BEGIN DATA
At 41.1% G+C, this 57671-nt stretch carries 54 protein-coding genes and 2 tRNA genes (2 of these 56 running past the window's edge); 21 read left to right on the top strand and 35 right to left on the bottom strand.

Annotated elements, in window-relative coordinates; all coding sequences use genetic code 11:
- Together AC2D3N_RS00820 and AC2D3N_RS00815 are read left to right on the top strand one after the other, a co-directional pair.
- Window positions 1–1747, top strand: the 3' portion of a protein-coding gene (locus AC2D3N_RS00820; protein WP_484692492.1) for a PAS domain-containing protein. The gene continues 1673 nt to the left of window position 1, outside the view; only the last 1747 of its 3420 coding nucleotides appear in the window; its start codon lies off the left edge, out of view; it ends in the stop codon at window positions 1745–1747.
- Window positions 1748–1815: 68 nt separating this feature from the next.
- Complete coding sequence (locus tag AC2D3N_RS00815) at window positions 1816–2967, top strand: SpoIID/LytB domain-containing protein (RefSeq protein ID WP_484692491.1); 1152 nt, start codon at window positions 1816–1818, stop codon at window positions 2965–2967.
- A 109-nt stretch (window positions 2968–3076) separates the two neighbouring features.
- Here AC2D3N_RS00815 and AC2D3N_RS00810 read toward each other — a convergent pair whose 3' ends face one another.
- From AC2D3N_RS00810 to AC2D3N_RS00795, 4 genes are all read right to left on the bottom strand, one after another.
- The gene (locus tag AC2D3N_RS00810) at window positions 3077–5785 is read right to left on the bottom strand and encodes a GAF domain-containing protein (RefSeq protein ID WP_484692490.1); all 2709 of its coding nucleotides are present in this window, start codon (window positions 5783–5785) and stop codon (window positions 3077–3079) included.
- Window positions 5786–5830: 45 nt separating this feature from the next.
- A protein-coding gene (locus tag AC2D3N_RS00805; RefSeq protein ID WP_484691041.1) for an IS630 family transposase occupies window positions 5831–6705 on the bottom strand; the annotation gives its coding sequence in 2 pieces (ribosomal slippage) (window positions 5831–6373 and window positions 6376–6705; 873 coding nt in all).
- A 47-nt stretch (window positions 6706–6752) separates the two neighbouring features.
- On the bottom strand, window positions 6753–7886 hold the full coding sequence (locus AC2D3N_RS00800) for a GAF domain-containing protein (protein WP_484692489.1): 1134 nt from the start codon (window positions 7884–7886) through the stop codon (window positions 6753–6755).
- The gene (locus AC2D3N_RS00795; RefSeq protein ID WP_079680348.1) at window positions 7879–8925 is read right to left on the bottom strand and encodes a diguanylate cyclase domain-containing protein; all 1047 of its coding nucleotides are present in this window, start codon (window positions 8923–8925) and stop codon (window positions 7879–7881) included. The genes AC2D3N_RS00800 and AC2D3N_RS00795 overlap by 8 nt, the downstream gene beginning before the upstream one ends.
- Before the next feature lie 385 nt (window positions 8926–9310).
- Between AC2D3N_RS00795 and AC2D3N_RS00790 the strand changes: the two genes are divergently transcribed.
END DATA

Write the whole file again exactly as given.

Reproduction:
At 41.1% G+C, this 57671-nt stretch carries 54 protein-coding genes and 2 tRNA genes (2 of these 56 running past the window's edge); 21 read left to right on the top strand and 35 right to left on the bottom strand.

Annotated elements, in window-relative coordinates; all coding sequences use genetic code 11:
- Together AC2D3N_RS00820 and AC2D3N_RS00815 are read left to right on the top strand one after the other, a co-directional pair.
- Window positions 1–1747, top strand: the 3' portion of a protein-coding gene (locus AC2D3N_RS00820; protein WP_484692492.1) for a PAS domain-containing protein. The gene continues 1673 nt to the left of window position 1, outside the view; only the last 1747 of its 3420 coding nucleotides appear in the window; its start codon lies off the left edge, out of view; it ends in the stop codon at window positions 1745–1747.
- Window positions 1748–1815: 68 nt separating this feature from the next.
- Complete coding sequence (locus tag AC2D3N_RS00815) at window positions 1816–2967, top strand: SpoIID/LytB domain-containing protein (RefSeq protein ID WP_484692491.1); 1152 nt, start codon at window positions 1816–1818, stop codon at window positions 2965–2967.
- A 109-nt stretch (window positions 2968–3076) separates the two neighbouring features.
- Here AC2D3N_RS00815 and AC2D3N_RS00810 read toward each other — a convergent pair whose 3' ends face one another.
- From AC2D3N_RS00810 to AC2D3N_RS00795, 4 genes are all read right to left on the bottom strand, one after another.
- The gene (locus tag AC2D3N_RS00810) at window positions 3077–5785 is read right to left on the bottom strand and encodes a GAF domain-containing protein (RefSeq protein ID WP_484692490.1); all 2709 of its coding nucleotides are present in this window, start codon (window positions 5783–5785) and stop codon (window positions 3077–3079) included.
- Window positions 5786–5830: 45 nt separating this feature from the next.
- A protein-coding gene (locus tag AC2D3N_RS00805; RefSeq protein ID WP_484691041.1) for an IS630 family transposase occupies window positions 5831–6705 on the bottom strand; the annotation gives its coding sequence in 2 pieces (ribosomal slippage) (window positions 5831–6373 and window positions 6376–6705; 873 coding nt in all).
- A 47-nt stretch (window positions 6706–6752) separates the two neighbouring features.
- On the bottom strand, window positions 6753–7886 hold the full coding sequence (locus AC2D3N_RS00800) for a GAF domain-containing protein (protein WP_484692489.1): 1134 nt from the start codon (window positions 7884–7886) through the stop codon (window positions 6753–6755).
- The gene (locus AC2D3N_RS00795; RefSeq protein ID WP_079680348.1) at window positions 7879–8925 is read right to left on the bottom strand and encodes a diguanylate cyclase domain-containing protein; all 1047 of its coding nucleotides are present in this window, start codon (window positions 8923–8925) and stop codon (window positions 7879–7881) included. The genes AC2D3N_RS00800 and AC2D3N_RS00795 overlap by 8 nt, the downstream gene beginning before the upstream one ends.
- Before the next feature lie 385 nt (window positions 8926–9310).
- Between AC2D3N_RS00795 and AC2D3N_RS00790 the strand changes: the two genes are divergently transcribed.